Jonathan Majors has finally commented on the cancelation of Lovecraft Country. The HBO series starred Majors as Atticus Freeman, a man from Chicago who travels to the Deep South during the Jim Crow time period to look for his missing father. The show premiered in August 2020 to instant success, attracting glowing reviews and a huge following. But that wasn’t enough for HBO to keep it going.
A second season of ‘Lovecraft Country’ could have happened
Lovecraft Country was meant to be a limited series, but the show was such a hit that there were talks about another season. “I envision a second season that carries on the spirit of Matt Ruff’s novel by continuing to reclaim the genre storytelling space that people of color have typically been left out of,” showrunner Misha Green told Deadline, pointing out to Rolling Stone that nothing was official.
She later shared her plans for season 2 on Twitter, posting a map that showed a divided country. Called The Sovereign States of America, the land was sliced into four sections, one of which was “overrun with zombies.” But ultimately, HBO chose not to do another season.
“We will not be moving forward with a second season of Lovecraft Country,” the network said in a statement shared with The Hollywood Reporter. “We are grateful for the dedication and artistry of the gifted cast and crew, and to Misha Green, who crafted this groundbreaking series. And to the fans, thank you for joining us on this journey.”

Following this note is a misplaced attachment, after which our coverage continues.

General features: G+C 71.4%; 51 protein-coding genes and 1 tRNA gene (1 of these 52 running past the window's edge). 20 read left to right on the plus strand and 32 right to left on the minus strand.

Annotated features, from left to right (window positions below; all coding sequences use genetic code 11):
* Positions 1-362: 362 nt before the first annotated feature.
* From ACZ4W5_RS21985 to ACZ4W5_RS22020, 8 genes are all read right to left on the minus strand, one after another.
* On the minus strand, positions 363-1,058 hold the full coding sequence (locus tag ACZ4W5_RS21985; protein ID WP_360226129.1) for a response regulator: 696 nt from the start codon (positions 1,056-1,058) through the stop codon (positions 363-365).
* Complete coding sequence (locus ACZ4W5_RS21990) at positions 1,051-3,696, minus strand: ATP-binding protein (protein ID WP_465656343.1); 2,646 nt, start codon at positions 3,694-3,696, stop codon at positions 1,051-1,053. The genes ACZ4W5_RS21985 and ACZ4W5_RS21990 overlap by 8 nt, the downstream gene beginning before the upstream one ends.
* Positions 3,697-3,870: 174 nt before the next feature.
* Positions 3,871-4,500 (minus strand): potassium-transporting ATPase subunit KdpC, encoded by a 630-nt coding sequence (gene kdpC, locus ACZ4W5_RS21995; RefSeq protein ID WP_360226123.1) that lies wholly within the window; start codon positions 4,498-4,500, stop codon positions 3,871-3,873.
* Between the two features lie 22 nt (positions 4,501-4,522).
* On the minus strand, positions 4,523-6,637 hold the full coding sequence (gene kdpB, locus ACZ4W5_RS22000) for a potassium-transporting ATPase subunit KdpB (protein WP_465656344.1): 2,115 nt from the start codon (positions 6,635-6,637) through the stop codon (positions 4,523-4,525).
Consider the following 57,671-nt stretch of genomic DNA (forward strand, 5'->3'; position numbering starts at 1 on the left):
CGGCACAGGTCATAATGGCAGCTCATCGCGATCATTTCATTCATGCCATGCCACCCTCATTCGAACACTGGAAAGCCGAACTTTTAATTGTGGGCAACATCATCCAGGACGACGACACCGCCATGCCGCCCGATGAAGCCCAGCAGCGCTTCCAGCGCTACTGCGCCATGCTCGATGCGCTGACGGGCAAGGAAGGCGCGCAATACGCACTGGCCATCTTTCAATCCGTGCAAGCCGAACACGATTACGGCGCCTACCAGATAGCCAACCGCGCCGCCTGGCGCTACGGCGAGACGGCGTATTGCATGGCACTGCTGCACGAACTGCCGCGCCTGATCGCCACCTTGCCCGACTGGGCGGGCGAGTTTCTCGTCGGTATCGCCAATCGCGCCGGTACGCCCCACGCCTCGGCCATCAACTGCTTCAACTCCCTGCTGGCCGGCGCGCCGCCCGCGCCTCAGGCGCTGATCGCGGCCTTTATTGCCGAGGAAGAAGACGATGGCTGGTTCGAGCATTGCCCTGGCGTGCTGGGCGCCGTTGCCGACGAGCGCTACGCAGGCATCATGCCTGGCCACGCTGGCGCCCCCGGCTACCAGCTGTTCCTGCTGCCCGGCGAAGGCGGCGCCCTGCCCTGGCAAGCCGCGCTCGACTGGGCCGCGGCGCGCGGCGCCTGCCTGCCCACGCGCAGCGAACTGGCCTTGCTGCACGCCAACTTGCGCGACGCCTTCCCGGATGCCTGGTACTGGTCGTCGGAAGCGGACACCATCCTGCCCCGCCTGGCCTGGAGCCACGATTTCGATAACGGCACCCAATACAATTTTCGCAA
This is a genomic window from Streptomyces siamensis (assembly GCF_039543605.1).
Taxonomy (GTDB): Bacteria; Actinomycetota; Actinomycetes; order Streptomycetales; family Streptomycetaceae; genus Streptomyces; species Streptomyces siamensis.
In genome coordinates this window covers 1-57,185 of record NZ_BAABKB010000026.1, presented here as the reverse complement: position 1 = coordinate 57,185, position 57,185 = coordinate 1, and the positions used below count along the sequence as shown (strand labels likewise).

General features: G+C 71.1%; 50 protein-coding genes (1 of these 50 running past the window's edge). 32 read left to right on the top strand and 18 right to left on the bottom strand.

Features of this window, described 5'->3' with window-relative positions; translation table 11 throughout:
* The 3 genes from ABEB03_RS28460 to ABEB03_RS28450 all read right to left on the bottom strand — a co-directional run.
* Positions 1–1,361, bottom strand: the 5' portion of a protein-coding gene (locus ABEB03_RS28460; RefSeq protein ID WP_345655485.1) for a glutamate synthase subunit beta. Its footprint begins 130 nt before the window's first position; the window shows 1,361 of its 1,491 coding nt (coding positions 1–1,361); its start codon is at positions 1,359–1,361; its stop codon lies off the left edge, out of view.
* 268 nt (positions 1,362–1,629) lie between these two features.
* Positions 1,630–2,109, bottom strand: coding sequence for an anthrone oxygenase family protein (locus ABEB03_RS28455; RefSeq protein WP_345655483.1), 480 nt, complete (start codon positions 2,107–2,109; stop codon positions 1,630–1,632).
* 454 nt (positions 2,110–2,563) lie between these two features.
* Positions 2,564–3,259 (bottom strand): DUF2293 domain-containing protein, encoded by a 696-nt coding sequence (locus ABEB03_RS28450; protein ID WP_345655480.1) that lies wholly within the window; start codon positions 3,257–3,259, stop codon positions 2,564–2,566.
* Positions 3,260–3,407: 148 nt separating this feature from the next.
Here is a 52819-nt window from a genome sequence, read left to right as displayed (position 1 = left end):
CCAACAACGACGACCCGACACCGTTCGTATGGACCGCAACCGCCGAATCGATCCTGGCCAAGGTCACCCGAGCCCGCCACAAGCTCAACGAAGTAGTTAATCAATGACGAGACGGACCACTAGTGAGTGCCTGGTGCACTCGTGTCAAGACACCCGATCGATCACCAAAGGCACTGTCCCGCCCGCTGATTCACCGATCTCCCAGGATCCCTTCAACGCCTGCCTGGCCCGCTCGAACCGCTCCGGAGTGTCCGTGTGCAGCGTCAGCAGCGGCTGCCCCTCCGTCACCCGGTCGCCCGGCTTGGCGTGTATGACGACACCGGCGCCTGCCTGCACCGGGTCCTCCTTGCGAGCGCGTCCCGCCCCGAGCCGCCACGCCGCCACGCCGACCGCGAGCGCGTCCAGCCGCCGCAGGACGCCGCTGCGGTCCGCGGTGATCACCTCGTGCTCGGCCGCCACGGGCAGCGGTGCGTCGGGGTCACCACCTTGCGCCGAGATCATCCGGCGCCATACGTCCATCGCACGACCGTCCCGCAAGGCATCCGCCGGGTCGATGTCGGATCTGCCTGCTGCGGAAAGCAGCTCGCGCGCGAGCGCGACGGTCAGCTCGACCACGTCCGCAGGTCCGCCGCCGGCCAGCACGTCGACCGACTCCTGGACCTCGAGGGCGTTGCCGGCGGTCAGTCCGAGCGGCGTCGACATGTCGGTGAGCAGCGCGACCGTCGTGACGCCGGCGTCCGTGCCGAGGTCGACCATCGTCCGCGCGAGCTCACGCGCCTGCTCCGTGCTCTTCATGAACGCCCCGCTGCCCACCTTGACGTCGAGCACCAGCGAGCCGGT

How Jonathan Majors feels about the cancelation of ‘Lovecraft Country’
Reacting to the show’s cancelation, Majors told IndieWire he felt “a bit of sadness.” But the bright spot is the lasting connections he was able to build with some of his cast-mates, including Courtney B. Vance (Uncle George) and Jurnee Smollett (Letitia “Leti” Lewis).
“We are a family,” Majors told the outlet. “I had a text from Courtney this morning, and Jurnee and I talk damn near every day. We’re very happy, but there is a bit of a ennui, a bit of sadness, because we’re done. We did it and we did it well, I believe. And it’s over with now, so it’s really jarring.”
If his schedule allows it, he hopes to reconnect with the cast of Lovecraft Country at the 2021 Emmy Awards, where the show will compete for a whopping 18 trophies. “It’s such a weird time for a show that’s so about an ensemble and about a family to not be able to be together, be in the same spot,” Majors added. “Even if you are antisocial like myself, it’s still good to be with the people you were in war with.”
He also has more projects coming up
Although Majors is disappointed about the outcome of Lovecraft Country, he has other projects to look forward to. One of them is Marvel’s Ant-Man and the Wasp: Quantumania, where he’ll play the villain Kang the Conqueror, according to CBR. The film is expected to hit theaters in 2023.
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